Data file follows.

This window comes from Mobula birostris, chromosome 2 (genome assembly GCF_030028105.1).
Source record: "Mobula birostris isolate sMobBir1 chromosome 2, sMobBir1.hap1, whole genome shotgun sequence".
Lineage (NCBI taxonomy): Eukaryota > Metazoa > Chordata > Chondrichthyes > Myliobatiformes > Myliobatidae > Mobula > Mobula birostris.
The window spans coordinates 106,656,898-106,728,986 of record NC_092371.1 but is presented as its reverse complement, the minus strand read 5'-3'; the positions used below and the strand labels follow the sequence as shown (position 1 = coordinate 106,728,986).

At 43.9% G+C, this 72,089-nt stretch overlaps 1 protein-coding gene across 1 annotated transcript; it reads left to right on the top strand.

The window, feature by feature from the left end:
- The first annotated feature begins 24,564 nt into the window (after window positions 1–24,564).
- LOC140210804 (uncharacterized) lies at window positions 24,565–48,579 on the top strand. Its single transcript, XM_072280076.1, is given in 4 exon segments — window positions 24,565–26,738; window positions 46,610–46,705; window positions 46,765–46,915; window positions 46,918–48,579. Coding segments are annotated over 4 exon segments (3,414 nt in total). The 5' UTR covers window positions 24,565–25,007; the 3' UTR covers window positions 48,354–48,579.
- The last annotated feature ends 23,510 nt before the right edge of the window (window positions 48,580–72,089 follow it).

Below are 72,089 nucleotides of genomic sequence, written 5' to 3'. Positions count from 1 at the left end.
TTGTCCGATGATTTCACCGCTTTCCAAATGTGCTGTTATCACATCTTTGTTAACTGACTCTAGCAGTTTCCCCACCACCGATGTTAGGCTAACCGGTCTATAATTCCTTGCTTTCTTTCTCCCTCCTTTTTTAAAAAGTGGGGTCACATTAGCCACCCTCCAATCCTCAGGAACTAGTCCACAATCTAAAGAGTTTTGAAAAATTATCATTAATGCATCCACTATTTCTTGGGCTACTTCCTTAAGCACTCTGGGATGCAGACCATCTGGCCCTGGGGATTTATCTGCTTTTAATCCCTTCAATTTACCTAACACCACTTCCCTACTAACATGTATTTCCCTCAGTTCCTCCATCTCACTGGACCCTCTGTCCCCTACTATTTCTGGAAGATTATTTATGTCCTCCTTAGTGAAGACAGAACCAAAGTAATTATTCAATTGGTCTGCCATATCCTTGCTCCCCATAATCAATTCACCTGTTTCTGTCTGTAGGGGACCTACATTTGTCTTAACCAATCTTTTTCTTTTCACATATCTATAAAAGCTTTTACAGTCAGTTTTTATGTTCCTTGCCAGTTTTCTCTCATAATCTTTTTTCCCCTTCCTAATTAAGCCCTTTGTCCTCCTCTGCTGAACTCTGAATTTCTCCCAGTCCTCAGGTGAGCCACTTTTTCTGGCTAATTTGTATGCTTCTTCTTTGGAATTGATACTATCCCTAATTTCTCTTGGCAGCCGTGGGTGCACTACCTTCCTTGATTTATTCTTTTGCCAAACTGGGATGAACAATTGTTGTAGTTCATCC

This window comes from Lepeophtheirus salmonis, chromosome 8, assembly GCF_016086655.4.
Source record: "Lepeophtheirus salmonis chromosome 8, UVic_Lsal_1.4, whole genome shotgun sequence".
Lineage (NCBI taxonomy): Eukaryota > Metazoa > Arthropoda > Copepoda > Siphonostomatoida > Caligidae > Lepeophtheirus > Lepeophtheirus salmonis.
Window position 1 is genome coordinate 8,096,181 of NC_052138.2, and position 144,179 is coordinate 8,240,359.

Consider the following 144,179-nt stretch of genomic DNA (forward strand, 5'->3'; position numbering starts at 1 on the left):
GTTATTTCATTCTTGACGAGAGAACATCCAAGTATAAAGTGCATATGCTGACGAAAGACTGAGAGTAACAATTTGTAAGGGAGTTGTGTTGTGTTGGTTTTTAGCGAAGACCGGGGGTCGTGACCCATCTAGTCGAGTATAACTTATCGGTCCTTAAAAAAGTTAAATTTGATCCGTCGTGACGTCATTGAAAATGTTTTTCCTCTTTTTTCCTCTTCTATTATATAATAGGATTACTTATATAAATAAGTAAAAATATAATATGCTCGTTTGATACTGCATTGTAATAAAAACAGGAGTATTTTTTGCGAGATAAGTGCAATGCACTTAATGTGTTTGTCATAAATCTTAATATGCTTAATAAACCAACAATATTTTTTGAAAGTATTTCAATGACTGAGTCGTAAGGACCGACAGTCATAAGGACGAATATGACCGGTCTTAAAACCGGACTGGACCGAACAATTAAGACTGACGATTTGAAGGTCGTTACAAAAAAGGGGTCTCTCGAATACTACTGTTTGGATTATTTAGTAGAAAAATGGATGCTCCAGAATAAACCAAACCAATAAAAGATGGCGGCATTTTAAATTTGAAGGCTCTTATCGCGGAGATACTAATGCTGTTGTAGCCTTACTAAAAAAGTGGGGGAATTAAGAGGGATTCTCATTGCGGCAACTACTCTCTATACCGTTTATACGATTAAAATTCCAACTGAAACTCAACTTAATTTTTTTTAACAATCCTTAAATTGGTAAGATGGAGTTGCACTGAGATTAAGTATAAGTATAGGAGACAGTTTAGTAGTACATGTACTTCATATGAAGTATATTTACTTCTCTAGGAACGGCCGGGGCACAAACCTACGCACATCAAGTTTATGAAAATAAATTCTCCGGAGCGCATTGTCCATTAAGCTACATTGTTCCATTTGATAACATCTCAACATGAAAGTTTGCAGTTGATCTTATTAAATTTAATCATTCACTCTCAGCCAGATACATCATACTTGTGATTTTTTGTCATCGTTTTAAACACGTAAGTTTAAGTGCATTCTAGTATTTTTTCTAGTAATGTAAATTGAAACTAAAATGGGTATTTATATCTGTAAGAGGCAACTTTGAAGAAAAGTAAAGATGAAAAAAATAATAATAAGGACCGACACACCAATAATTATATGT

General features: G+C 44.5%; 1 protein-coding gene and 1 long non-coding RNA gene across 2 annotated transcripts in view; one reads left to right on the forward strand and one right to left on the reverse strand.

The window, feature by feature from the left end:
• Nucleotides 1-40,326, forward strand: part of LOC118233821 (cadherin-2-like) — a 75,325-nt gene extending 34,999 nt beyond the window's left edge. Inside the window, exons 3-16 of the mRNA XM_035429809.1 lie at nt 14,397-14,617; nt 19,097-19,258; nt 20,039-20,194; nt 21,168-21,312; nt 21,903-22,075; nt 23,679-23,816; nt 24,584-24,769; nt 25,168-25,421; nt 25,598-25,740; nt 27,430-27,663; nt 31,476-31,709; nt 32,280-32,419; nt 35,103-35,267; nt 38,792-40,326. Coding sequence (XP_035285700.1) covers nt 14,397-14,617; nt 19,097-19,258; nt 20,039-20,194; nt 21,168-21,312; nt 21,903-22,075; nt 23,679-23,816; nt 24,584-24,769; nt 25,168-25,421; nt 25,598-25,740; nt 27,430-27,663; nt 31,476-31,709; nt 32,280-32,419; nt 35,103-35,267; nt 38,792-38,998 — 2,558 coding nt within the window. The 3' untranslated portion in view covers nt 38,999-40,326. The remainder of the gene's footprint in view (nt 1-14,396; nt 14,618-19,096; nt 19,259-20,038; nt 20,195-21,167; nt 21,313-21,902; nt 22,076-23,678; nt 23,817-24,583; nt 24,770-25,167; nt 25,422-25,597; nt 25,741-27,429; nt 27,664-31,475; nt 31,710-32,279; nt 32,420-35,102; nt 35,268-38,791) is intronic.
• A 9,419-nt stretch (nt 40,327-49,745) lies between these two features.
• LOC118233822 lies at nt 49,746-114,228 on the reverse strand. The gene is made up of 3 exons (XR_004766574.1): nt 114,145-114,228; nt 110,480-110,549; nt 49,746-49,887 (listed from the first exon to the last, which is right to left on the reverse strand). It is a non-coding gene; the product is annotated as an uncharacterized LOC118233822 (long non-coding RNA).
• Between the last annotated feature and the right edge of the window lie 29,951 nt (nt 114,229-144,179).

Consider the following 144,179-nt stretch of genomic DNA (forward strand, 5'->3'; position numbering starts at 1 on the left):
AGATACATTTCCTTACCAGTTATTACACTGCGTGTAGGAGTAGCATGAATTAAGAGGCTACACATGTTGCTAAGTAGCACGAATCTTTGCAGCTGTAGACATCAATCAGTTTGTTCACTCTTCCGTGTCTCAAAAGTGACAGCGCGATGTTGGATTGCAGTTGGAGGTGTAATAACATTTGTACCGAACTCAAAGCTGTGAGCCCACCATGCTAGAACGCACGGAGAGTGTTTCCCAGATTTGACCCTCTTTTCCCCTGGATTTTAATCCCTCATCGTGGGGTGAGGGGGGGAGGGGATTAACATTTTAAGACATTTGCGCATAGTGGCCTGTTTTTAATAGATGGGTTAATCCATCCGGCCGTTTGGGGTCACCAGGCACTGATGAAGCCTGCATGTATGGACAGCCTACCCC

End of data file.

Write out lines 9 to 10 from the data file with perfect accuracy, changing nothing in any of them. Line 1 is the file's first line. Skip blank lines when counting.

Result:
- The last annotated feature ends 23,510 nt before the right edge of the window (window positions 48,580–72,089 follow it).

Below are 72,089 nucleotides of genomic sequence, written 5' to 3'. Positions count from 1 at the left end.